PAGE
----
A big man in a pork pie hat, his shirt streaked with betel juice, barged to the front. “You comin’ from where?” he demanded, gesturing at Moksha.

“Tarawa,” I replied, trying not to look as alarmed as I felt.

Big Man frowned. He obviously hadn’t heard of Tarawa. Hacking a gob of crimson slime onto the wharf, he glared suspiciously at us.

“From Guadalcanal?”

Chris pointed to the north. “No. Kiribati. But originally from England.”

A flicker of recognition. “Motor?”

“No motor.”

“Sail?”

“No sail. Human power.”

The second book in the trilogyBig Man had no idea what Chris was talking about. To better explain, Chris unlatched the pedal unit, lifted it onto the roof of the cockpit, and spun the propeller. “Like a bicycle, see?”

A low murmur rippled through the crowd.

“Let me see,” said Big Man, taking the unit.

Using the utmost caution, as if the thing might explode at any second, Big Man examined the propeller, shaft, pedals, and the collar that locked it all down to the stainless steel box. He worked the cranks, shaking his head as the propeller turned. Finally, his disbelieving gaze came to the inscription that Scott Morrison had hammered into the casing.

“What dis?” he asked, tracing a giant finger over the immortal words.

“That’s the name of the pedal unit,” replied Chris, smirking. “‘Cos it’s the dog’s bollocks.”

Big Man grimaced. “Da what?”

“The … Never mind. It’s the motor.”

“Look. Deez men.” Big Man turned to the crowd and held the unit high above his head. “Dey use dis comin’ awl the way from England to Auki. No gazoline!”

The people swayed and groaned, and for a moment it looked as if they would all fall to their knees and start worshiping The Dog’s Bollocks. Big Man then handed the unit back to Chris, smiled a broad, betel-stained smile, and said, “Plees, you are both fairy welcome to Malaita.”

And with that, Chris and I clambered onto the pier, and the crowd, still whispering and murmuring, parted like the Red Sea, allowing us to take our first tentative steps into the realm of the so-called Happy Isles.

Except the situation in the Solomon Islands was anything but happy. With the oil close to running out, the economy in free fall, and shops running out of food, the old timers simply went back to growing taro in their gardens. The younger generations, in contrast, weaned on a money economy, loafed around aimlessly like exiles in their own land. Only the churches and money changers seemed to be doing well out of the crisis.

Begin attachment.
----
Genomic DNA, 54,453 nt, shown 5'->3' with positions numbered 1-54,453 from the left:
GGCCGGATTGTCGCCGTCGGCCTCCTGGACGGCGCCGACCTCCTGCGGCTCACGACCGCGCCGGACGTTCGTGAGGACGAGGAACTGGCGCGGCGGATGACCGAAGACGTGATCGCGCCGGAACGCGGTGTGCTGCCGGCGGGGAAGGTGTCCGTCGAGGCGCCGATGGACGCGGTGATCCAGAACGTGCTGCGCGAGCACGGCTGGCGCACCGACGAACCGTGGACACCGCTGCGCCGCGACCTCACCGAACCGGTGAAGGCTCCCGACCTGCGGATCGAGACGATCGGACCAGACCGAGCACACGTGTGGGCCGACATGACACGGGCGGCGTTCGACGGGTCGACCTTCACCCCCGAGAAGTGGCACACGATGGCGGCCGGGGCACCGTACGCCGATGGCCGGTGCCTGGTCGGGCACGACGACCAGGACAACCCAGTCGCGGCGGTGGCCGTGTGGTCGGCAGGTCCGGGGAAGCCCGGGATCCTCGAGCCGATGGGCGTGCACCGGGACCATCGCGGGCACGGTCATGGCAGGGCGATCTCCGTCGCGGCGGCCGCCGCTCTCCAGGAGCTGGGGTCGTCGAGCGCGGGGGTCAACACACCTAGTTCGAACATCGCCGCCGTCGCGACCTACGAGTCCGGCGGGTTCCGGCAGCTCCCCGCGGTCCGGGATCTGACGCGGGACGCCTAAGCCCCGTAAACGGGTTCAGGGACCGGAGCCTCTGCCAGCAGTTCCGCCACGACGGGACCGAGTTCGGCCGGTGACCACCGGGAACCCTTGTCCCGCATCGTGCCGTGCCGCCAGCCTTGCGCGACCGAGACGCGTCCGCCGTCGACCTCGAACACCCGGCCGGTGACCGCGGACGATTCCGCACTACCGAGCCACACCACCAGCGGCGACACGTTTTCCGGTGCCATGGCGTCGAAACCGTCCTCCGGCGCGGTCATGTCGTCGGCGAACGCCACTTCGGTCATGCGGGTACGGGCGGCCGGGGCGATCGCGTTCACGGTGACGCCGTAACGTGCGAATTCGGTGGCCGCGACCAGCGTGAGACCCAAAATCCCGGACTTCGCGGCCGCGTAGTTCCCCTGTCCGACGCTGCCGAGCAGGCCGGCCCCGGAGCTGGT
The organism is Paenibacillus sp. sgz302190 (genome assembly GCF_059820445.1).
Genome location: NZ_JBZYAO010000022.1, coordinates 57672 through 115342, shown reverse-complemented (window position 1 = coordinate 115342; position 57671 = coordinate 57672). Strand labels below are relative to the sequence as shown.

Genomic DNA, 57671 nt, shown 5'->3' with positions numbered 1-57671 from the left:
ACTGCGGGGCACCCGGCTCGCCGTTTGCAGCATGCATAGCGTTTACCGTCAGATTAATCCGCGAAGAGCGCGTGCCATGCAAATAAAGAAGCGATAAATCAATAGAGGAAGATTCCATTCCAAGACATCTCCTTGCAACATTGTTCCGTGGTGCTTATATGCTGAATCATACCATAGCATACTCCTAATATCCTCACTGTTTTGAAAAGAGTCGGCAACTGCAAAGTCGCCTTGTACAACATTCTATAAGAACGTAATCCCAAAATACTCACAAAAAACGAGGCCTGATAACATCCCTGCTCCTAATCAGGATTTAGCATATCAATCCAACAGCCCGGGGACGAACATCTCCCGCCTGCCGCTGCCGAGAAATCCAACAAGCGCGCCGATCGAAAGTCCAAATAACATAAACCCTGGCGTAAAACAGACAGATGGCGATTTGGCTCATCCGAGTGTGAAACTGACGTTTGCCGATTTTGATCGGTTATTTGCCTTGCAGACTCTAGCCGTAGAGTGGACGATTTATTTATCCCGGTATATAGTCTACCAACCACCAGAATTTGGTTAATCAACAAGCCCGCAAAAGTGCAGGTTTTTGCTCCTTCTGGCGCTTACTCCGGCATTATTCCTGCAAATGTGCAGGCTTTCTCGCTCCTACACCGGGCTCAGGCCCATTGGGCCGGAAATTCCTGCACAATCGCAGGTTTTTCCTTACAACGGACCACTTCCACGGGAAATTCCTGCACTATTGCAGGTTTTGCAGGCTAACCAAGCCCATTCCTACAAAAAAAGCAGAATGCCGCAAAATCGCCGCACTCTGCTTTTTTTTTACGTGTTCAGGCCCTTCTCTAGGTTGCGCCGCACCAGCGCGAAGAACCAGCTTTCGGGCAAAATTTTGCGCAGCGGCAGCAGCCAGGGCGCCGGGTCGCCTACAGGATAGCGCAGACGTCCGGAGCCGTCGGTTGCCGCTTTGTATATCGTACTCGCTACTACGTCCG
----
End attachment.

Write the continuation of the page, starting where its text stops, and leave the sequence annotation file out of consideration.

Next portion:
The second book in the trilogyAn Australian war journalist and his local stringer were nosing around for stories. Otherwise, we were the only outsiders in Auki; all the expats had been evacuated. A general air of despondency greeted us as we stumbled punch drunk through the dusty streets in the direction of the police station, our first port of call to see if we could clear immigration. An inquisitive crowd followed, asking a barrage of questions.

“What about da rough sea?”

“Any sea monsters?”

“This expedition is very interesting. We haven’t seen anything like this before in Auki.”

A sweating man labouring under an assortment of woodcarvings blocked our way, looking desperate. “Where you from? Where you going? When you leaving?” He shook a salad bowl in my face. I shook my head in reply. A salad bowl would find scant use aboard Moksha. Besides, we needed to conserve what little money we had left for buying supplies to reach Australia.

I told him as much.

“But I need food for my family,” he protested.

At the police station, we introduced ourselves to the two officers on duty, George and Basil.

“Come back at nine,” said Basil after hearing our request. “The line to Honiara is cut.”

It was eight. We went away, changed a little money at the Chinese store, and chanced upon a bakery selling frosted buns.

“Just coconut sprinkled on freshly baked rolls,” said Chris, pushing the better part of a bun into his mouth. “Tastes fantastic, though.”

At nine, we returned to the police station. We were told to come back at eleven. At eleven, we were told to come back at two. All we could do was shrug, smile politely, and comply. If we got shirty, we would likely end up waiting even longer.

At two, the police chief, a tall man with greying hair, ushered us into his office. A sign on the wall listed three directives to be a better policeman: Distinguish Sense from Nonsense, Learn to Listen, and Learn the Facts. His desk had four trays on it marked In, Out, Pending, and Action. They were all empty.